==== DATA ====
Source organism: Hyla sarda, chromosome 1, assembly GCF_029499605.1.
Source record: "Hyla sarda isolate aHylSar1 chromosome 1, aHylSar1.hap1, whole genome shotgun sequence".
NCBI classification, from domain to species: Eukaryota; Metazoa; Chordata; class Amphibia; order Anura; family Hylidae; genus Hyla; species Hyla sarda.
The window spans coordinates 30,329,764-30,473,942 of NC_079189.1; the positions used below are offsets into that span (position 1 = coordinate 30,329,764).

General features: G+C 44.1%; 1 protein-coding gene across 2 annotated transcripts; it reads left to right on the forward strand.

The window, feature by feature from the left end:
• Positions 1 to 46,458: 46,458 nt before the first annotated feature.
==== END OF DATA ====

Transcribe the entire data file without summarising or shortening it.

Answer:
Source organism: Hyla sarda, chromosome 1, assembly GCF_029499605.1.
Source record: "Hyla sarda isolate aHylSar1 chromosome 1, aHylSar1.hap1, whole genome shotgun sequence".
NCBI classification, from domain to species: Eukaryota; Metazoa; Chordata; class Amphibia; order Anura; family Hylidae; genus Hyla; species Hyla sarda.
The window spans coordinates 30,329,764-30,473,942 of NC_079189.1; the positions used below are offsets into that span (position 1 = coordinate 30,329,764).

General features: G+C 44.1%; 1 protein-coding gene across 2 annotated transcripts; it reads left to right on the forward strand.

The window, feature by feature from the left end:
• Positions 1 to 46,458: 46,458 nt before the first annotated feature.